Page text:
Organizational change can occur quickly or slowly. I’ve found it useful to classify organizational changes into two types–revolutionary and evolutionary–to call attention to two different, valid ways of changing organizational culture. People less familiar with organizational change have a hard time recognizing the validity of both approaches, particularly the evolutionary type. Many frameworks say “you must have senior leadership buy-in,” and people then think the boss should tell everyone and then we’ll do it.
That type of change–a high-pressure mandate from above–is what I call a revolutionary change. Senior leadership says we must do this. Discussion may be tolerated or allowed, but the improvement is going to take place. It could be a day, a week, or a month, but the change will occur. The change occurs because “the boss says so.”
Contrast that with an evolutionary change. Evolutionary changes occur very slowly. A change agent helps the organization, often person by person, understand the change. People comment and the approach is built collaboratively. People have to buy in to the change. Senior leadership still needs to be on board, but they are less the driver of the change and more a coach or cheerleader. (See also my presentation, “Riding the Maturity Model Wave,” which addresses how to conduct evolutionary change.) The change occurs in small chunks, almost imperceptibly.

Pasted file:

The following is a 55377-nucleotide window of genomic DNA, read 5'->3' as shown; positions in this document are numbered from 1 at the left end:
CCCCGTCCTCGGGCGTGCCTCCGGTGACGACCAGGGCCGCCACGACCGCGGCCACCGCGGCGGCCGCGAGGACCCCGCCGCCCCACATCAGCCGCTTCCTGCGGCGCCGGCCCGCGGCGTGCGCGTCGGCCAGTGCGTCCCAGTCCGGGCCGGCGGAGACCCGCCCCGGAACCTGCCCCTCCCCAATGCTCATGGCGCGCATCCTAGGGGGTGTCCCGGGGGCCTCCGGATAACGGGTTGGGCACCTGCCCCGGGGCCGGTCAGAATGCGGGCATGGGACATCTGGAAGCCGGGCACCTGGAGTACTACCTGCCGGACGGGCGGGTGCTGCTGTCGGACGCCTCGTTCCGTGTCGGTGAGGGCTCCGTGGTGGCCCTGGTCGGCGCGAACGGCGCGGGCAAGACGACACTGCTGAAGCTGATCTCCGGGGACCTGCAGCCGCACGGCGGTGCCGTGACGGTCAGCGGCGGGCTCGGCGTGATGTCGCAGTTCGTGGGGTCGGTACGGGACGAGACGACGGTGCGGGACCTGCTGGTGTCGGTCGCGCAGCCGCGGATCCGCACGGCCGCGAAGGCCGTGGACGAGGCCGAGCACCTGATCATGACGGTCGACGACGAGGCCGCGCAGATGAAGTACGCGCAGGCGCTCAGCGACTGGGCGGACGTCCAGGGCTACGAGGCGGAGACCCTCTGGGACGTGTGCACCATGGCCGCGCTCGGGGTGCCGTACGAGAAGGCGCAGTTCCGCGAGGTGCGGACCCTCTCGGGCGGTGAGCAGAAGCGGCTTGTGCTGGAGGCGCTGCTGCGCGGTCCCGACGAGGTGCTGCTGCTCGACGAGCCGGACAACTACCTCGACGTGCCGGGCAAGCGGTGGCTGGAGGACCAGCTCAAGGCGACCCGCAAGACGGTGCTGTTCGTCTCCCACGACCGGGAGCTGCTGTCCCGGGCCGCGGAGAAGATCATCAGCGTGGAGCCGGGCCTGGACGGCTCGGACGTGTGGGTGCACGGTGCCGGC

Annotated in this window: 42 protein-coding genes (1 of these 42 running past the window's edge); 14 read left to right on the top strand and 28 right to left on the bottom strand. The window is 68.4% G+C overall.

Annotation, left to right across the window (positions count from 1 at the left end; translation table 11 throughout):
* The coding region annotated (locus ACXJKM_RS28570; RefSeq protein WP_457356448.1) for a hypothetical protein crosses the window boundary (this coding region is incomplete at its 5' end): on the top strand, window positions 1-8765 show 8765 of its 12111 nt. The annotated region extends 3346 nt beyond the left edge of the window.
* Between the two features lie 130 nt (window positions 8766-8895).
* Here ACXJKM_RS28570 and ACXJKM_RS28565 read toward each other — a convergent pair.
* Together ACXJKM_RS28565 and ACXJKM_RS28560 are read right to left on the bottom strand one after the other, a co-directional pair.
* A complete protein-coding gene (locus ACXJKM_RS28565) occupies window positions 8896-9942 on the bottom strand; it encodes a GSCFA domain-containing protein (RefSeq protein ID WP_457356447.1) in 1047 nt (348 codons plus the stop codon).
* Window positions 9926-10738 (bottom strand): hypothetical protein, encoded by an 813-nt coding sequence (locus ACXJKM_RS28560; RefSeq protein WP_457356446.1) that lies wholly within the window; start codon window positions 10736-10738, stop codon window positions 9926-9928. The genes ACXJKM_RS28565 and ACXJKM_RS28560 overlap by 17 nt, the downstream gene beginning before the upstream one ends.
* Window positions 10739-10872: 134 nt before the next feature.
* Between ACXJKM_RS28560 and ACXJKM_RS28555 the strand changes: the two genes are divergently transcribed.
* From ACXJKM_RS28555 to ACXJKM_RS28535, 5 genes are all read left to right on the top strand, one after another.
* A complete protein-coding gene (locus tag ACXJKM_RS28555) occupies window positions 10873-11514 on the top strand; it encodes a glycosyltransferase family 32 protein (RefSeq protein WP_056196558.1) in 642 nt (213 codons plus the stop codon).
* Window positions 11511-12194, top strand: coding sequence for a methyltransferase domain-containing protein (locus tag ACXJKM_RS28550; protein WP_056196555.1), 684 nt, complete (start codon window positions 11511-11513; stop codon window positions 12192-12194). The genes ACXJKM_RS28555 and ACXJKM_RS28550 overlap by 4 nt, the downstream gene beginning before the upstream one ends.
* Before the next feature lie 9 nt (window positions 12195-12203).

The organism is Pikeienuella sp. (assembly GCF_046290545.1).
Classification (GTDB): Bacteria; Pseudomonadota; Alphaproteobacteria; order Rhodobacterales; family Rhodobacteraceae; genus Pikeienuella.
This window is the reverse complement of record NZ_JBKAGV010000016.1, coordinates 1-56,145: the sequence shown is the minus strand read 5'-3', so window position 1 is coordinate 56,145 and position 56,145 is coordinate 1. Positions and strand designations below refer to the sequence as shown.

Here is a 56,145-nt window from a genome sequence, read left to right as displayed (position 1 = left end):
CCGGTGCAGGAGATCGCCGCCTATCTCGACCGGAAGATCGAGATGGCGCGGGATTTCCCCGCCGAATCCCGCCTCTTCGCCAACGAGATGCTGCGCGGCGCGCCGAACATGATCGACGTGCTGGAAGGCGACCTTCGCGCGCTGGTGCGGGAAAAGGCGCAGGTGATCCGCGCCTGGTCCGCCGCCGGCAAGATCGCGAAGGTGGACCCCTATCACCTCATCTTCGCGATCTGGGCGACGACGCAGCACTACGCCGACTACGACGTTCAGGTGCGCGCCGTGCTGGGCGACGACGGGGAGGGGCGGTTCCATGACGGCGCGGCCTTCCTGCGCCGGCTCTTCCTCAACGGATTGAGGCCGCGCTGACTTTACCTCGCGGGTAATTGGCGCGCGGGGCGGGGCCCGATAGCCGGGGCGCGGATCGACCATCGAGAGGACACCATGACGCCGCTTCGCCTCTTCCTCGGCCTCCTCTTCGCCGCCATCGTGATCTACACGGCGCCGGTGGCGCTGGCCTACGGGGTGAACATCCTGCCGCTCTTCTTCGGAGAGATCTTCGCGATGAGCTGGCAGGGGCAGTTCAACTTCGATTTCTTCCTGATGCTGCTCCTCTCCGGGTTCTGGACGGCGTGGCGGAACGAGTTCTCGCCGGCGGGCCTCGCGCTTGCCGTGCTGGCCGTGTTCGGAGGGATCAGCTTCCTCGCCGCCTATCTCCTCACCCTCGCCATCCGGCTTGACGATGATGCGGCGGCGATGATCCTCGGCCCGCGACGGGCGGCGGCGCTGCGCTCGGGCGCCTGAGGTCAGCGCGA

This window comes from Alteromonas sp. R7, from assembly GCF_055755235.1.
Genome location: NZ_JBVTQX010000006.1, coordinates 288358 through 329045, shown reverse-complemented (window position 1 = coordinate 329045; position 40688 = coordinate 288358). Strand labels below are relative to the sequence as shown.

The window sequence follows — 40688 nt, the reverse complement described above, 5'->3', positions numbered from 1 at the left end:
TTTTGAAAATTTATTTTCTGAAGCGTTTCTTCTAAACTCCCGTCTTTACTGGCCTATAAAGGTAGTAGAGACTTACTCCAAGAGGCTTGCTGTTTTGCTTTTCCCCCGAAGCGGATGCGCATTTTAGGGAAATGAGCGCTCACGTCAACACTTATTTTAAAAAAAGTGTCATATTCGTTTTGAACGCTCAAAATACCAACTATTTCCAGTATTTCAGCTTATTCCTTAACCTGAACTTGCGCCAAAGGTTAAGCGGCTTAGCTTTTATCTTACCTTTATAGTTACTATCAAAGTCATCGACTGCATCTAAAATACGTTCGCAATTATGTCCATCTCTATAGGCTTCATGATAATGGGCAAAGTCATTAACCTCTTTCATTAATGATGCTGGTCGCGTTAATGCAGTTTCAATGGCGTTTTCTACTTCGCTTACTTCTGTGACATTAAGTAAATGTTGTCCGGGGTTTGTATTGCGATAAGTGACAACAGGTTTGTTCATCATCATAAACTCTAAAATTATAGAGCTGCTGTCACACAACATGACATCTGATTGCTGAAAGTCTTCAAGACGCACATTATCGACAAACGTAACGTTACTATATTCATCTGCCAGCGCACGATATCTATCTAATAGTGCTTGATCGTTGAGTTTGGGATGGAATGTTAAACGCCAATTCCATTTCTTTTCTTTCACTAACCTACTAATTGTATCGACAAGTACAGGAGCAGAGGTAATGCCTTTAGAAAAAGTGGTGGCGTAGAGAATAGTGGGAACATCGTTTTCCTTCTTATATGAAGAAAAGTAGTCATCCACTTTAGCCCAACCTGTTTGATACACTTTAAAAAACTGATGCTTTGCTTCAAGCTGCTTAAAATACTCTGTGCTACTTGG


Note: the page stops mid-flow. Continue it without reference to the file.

Let’s examine the advantages and disadvantages of revolutionary change vs. evolutionary change.
Aside: Political Capital
Every person in an organization has what I’ll call “political capital.” This capital is the ability to get people to pay attention to you, follow you, and/or support your decisions. I don’t mean to be cynical; I only mean to present a helpful model for thinking about how people buy into organizational change.
Political capital comes from your reputation. It’s built up when you reach out to people. It’s built up when you “win” (not necessarily at the expense of others)–when you’re right about something, or when you do something good. Political capital is built up when you help people. It’s gained when you give people credit for their help.
Political capital is lost when you annoy people, frustrate them, or otherwise lose face. It’s lost when you “lose”–when your idea doesn’t work out in a helpful way. It’s lost when you take credit for other people’s work.
Political capital is spent–or perhaps, “betted”–when you stake your claim on a new thing. For example, if I say “the future of higher education IT is in plastics,” and other people follow me in that claim, I’m betting that’s true: if it is true, I gain capital; if it turns out false, I lose capital. The thing is, the political capital is “locked up” while you’re pursuing the new thing.
Every person, up to and including the President and the Board of Trustees, has political capital within the organization.
Revolutionary change is the change-by-mandate. You will often see this type of change in reaction to (1) a leadership change or (2) a crisis. As examples: a new CIO comes in and reorganizes the department, or the IT department fails an audit.
- Low risk of the change failing to take effect.
- Change will occur quickly.
- Change will have any resources needed.
- Political cover. For example if another department doesn’t like the change for some reason, and they escalate to their management, whoever mandated the change feels ownership over it and will be unlikely to back down. (Aside: this is not necessarily a good thing if the change is at the expense of the larger organization.)